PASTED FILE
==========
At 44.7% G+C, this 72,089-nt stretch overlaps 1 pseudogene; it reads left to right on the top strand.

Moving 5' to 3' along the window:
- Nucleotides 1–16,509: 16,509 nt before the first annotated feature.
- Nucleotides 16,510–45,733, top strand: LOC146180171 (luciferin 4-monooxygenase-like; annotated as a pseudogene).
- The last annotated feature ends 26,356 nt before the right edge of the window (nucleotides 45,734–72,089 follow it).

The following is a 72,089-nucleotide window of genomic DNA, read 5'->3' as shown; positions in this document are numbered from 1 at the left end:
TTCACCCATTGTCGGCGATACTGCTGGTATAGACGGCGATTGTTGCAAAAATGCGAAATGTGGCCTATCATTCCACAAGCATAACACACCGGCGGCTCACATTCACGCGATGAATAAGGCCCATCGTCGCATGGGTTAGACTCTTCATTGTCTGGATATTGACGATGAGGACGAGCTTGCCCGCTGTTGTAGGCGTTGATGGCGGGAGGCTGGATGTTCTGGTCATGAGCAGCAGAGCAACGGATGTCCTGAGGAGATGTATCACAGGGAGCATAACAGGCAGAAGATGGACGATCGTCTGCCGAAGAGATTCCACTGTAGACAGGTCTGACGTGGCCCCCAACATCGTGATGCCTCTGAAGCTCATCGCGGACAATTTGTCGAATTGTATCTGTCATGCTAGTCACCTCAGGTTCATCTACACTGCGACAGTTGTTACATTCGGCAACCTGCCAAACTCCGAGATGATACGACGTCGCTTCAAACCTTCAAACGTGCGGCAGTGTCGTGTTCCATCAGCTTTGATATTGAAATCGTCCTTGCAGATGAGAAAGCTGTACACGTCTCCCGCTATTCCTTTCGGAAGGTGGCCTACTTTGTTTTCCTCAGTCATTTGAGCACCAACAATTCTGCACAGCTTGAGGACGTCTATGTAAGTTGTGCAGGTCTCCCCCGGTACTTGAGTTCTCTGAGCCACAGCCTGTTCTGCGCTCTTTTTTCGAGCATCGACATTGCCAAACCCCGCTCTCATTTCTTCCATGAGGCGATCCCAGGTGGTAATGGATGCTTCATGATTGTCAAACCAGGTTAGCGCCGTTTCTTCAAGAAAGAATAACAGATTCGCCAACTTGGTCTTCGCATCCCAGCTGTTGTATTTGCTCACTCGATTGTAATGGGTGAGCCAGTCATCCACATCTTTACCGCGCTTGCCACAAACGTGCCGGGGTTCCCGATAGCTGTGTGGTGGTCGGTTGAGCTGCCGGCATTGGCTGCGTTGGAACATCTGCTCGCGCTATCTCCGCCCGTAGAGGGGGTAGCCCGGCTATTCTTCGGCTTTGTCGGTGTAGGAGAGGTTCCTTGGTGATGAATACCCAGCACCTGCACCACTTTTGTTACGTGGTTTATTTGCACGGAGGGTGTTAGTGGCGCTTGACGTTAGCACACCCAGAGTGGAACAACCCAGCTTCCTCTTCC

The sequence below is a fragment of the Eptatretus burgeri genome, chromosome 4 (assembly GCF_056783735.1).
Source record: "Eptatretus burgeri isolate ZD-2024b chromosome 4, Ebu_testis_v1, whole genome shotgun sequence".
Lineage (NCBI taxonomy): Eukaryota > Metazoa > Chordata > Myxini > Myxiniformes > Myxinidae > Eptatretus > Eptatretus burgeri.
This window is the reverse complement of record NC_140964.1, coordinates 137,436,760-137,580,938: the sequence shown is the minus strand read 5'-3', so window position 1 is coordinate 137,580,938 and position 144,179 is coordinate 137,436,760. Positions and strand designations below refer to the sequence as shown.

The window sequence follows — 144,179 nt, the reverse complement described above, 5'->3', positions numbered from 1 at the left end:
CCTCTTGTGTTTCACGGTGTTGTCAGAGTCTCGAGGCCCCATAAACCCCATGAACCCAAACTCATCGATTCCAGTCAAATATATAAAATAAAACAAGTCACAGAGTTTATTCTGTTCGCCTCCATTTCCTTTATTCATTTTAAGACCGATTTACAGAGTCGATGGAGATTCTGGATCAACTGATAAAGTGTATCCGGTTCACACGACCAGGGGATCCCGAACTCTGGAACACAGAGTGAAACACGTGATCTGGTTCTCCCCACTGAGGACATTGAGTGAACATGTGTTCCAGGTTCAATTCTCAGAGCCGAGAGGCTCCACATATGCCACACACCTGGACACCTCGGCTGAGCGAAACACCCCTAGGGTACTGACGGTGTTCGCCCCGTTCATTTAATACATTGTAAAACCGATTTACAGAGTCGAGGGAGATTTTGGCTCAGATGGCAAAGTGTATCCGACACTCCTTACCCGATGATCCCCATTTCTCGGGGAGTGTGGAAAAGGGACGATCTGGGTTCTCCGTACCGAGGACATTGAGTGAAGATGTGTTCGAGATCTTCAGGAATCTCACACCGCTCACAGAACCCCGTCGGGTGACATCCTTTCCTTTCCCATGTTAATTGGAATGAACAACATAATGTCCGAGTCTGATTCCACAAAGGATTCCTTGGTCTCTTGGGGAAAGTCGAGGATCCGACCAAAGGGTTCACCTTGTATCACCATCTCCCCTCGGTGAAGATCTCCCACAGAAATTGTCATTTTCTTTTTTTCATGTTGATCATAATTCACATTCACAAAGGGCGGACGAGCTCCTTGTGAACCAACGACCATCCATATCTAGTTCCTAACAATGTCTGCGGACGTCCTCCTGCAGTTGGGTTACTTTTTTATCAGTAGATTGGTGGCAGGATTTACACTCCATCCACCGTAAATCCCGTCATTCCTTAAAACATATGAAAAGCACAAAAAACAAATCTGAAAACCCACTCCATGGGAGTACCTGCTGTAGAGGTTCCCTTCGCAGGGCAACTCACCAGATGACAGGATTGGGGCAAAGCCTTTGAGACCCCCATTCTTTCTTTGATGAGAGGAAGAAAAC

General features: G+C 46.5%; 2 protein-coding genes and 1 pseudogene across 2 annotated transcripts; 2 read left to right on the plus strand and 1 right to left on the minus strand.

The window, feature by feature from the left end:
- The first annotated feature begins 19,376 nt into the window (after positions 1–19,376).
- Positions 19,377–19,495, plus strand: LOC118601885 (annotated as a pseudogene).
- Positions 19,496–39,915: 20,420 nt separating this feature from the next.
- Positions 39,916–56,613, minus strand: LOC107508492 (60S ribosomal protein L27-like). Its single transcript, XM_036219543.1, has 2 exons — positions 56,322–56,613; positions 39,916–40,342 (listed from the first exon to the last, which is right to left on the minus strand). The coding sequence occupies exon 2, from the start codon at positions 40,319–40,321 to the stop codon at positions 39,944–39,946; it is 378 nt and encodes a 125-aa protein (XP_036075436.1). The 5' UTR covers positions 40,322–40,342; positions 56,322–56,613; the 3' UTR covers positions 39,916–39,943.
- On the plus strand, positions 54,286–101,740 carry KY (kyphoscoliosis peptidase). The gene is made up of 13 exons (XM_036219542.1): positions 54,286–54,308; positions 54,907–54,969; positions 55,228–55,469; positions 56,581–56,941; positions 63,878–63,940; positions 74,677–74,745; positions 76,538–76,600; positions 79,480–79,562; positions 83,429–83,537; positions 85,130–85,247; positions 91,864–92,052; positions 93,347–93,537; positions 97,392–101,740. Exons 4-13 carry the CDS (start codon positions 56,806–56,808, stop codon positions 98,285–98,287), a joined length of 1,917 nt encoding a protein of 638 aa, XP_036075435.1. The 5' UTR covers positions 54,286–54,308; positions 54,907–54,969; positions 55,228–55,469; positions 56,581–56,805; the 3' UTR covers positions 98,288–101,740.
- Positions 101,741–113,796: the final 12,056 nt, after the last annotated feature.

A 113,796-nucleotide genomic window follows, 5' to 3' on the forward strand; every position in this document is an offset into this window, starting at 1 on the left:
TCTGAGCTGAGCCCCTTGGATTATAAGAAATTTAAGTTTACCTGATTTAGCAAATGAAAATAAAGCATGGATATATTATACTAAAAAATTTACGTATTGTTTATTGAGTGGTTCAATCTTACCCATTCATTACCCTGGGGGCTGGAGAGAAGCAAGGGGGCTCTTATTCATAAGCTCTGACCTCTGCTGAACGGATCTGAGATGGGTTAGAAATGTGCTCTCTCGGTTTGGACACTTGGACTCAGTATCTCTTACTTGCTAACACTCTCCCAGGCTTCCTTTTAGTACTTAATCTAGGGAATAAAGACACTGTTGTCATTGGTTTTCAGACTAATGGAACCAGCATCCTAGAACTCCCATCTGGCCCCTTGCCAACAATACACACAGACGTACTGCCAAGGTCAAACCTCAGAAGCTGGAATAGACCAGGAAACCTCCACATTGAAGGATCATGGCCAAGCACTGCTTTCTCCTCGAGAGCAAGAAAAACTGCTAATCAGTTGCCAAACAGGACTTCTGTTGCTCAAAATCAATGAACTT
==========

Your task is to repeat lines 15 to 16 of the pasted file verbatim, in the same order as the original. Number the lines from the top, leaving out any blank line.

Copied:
The window, feature by feature from the left end:
- The first annotated feature begins 19,376 nt into the window (after positions 1–19,376).